You can read more about statute barred debts on our website.

We get lots of comments on this post, so if your question hasn’t already been answered in the article, have a read through some of the many questions we’ve answered for other people.

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Tags Collection Process Debt
  • sean howlett

    Hi,

    Hope someone can please advise. had a call from a company called Global Debt Recovery reference to an account myself and my ex-wife had and was closed by the Bank of Lloyds in 1996 as no payments were made, they have also added a £245 interest for an account they closed. All i have asked for is a letter to be sent to me to confirm payments if i want to pay is this legal or can i fight against the payment?

    • moneyaware

      Hi there Sean, thanks for posting.

      As this debt is very old and you haven’t made a payment in this time, it may fall under the criteria for a statute barred debt, as outlined under the Limitations Act. A creditor has six years from the last payment made to establish a payment plan with you or take the debt to county court. If they don’t manage to do this within the six year timeframe, the debt is no longer enforceable. It’s still outstanding, and you do still technically owe the money. It may even still show up on your credit file. All the Limitations Act does is prevent action after the allowed six year timeframe.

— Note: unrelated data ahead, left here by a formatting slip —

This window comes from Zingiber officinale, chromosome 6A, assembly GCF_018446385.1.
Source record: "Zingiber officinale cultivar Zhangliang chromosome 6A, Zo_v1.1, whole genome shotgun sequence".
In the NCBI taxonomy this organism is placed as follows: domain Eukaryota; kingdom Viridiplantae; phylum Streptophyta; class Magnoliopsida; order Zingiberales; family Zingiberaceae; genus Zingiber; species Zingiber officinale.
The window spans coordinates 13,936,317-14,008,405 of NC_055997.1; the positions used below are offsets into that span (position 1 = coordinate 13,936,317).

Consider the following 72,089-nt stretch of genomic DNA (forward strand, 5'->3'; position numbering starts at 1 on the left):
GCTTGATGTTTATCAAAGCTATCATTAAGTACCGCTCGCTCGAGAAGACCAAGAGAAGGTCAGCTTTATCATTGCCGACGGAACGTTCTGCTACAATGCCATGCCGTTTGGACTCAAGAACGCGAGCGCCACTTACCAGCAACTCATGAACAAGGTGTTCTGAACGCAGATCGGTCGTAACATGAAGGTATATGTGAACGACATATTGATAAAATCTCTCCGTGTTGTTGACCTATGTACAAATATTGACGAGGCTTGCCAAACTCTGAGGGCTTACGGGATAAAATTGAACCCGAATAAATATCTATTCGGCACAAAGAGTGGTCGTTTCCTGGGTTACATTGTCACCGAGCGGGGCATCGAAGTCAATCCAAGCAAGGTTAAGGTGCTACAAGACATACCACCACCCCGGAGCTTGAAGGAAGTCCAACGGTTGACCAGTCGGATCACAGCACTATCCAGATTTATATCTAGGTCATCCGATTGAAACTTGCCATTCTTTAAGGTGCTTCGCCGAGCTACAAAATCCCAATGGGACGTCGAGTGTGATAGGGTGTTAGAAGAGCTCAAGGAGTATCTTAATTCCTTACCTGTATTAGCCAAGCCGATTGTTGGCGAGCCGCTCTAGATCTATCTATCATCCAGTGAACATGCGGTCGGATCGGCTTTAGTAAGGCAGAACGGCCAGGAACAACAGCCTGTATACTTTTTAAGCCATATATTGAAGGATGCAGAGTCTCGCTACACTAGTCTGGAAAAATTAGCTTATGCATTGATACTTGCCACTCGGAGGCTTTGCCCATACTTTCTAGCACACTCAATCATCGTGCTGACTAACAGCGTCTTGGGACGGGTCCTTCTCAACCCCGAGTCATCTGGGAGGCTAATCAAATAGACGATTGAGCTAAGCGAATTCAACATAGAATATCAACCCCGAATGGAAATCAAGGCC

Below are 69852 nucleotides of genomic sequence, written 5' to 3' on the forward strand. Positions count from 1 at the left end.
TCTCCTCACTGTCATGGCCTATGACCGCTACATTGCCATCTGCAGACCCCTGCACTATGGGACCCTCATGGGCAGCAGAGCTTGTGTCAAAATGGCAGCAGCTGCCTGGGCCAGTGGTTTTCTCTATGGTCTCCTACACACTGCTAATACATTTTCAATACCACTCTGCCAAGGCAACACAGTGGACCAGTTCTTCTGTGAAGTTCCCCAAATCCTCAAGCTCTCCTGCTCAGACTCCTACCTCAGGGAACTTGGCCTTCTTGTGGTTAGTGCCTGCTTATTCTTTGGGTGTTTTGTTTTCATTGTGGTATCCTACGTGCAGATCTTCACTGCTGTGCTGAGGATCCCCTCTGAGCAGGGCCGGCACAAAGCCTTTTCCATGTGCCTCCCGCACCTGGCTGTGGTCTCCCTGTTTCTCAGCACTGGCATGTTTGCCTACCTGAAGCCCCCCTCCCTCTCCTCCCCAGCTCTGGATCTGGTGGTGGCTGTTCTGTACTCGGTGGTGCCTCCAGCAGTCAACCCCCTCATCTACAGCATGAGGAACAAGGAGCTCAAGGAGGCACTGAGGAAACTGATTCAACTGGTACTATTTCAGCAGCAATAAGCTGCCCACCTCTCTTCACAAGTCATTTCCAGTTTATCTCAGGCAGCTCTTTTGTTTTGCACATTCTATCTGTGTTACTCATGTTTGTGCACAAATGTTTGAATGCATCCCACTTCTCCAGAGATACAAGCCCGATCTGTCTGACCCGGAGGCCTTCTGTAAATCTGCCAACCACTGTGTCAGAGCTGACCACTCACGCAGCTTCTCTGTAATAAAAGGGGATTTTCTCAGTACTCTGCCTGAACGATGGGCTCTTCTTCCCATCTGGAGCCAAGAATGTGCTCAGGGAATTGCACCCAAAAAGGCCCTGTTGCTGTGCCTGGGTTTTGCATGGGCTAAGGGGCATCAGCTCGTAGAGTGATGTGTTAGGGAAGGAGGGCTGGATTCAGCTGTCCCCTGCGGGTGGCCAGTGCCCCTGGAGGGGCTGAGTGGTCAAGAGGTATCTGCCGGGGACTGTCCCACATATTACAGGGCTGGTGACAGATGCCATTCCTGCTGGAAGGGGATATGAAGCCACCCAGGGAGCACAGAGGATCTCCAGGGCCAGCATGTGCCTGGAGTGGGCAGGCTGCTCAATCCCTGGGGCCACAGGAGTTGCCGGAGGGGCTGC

If this debt hasn’t yet been taken to county court, and there’s no history of payments on the debt from you or your partner, then it might be a good idea to follow the procedure in the blogpost above. As long as the letter you previously sent did not in any way state that you were ever liable for this debt, you may still be able to send the statute barred letter this blogpost links to. Once this is sent, if the creditor can’t produce proof of the debt, the last payment made, or that a County court judgment was granted, they should stop contacting you. If they do contact you again without proof of the debt, you can then escalate your complaint to the Financial Ombudsman.

      I hope this helps

      Kind regards

      Rachel

  • Kelly

    Hi, I was wondering if anyone can help. My partner has received a CCJ off a company called Cabot financial, who were chasing a debt off 14 years ago can he contest it with it being so old.

    • moneyaware

      Hi Kelly,

      If the debt fits the criteria listed in the article above, it may be statute barred.

      If a creditor starts court action after the limitation period has passed, the fact that the debt has become statute-barred or extinguished gives you a defence.